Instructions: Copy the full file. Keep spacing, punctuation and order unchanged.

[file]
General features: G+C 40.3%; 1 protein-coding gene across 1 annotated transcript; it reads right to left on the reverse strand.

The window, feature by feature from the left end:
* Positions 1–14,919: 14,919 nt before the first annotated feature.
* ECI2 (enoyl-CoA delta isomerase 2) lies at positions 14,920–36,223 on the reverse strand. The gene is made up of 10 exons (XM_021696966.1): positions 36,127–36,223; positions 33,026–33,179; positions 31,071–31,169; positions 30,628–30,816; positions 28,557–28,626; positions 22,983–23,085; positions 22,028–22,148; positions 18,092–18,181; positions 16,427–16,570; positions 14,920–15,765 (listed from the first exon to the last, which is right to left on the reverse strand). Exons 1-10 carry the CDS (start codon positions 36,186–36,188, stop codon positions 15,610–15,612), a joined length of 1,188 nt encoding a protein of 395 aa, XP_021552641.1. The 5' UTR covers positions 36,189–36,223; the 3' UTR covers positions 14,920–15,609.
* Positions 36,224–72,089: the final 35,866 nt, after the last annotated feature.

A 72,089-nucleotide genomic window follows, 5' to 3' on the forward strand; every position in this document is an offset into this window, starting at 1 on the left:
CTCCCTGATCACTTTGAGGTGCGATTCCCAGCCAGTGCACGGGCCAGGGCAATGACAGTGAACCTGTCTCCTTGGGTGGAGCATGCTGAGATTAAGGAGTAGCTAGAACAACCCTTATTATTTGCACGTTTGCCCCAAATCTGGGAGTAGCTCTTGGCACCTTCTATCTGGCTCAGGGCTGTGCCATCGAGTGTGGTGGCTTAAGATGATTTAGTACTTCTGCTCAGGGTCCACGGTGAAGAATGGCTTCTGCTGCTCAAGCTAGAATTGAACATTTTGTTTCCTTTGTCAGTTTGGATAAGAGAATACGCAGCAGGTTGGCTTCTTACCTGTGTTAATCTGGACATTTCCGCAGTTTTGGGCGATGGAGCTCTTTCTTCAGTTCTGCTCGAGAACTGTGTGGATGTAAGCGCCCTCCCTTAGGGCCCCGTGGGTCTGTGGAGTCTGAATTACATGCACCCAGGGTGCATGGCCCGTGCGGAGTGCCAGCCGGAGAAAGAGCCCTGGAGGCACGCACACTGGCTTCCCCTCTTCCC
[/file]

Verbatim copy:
General features: G+C 40.3%; 1 protein-coding gene across 1 annotated transcript; it reads right to left on the reverse strand.

The window, feature by feature from the left end:
* Positions 1–14,919: 14,919 nt before the first annotated feature.
* ECI2 (enoyl-CoA delta isomerase 2) lies at positions 14,920–36,223 on the reverse strand. The gene is made up of 10 exons (XM_021696966.1): positions 36,127–36,223; positions 33,026–33,179; positions 31,071–31,169; positions 30,628–30,816; positions 28,557–28,626; positions 22,983–23,085; positions 22,028–22,148; positions 18,092–18,181; positions 16,427–16,570; positions 14,920–15,765 (listed from the first exon to the last, which is right to left on the reverse strand). Exons 1-10 carry the CDS (start codon positions 36,186–36,188, stop codon positions 15,610–15,612), a joined length of 1,188 nt encoding a protein of 395 aa, XP_021552641.1. The 5' UTR covers positions 36,189–36,223; the 3' UTR covers positions 14,920–15,609.
* Positions 36,224–72,089: the final 35,866 nt, after the last annotated feature.

A 72,089-nucleotide genomic window follows, 5' to 3' on the forward strand; every position in this document is an offset into this window, starting at 1 on the left:
CTCCCTGATCACTTTGAGGTGCGATTCCCAGCCAGTGCACGGGCCAGGGCAATGACAGTGAACCTGTCTCCTTGGGTGGAGCATGCTGAGATTAAGGAGTAGCTAGAACAACCCTTATTATTTGCACGTTTGCCCCAAATCTGGGAGTAGCTCTTGGCACCTTCTATCTGGCTCAGGGCTGTGCCATCGAGTGTGGTGGCTTAAGATGATTTAGTACTTCTGCTCAGGGTCCACGGTGAAGAATGGCTTCTGCTGCTCAAGCTAGAATTGAACATTTTGTTTCCTTTGTCAGTTTGGATAAGAGAATACGCAGCAGGTTGGCTTCTTACCTGTGTTAATCTGGACATTTCCGCAGTTTTGGGCGATGGAGCTCTTTCTTCAGTTCTGCTCGAGAACTGTGTGGATGTAAGCGCCCTCCCTTAGGGCCCCGTGGGTCTGTGGAGTCTGAATTACATGCACCCAGGGTGCATGGCCCGTGCGGAGTGCCAGCCGGAGAAAGAGCCCTGGAGGCACGCACACTGGCTTCCCCTCTTCCC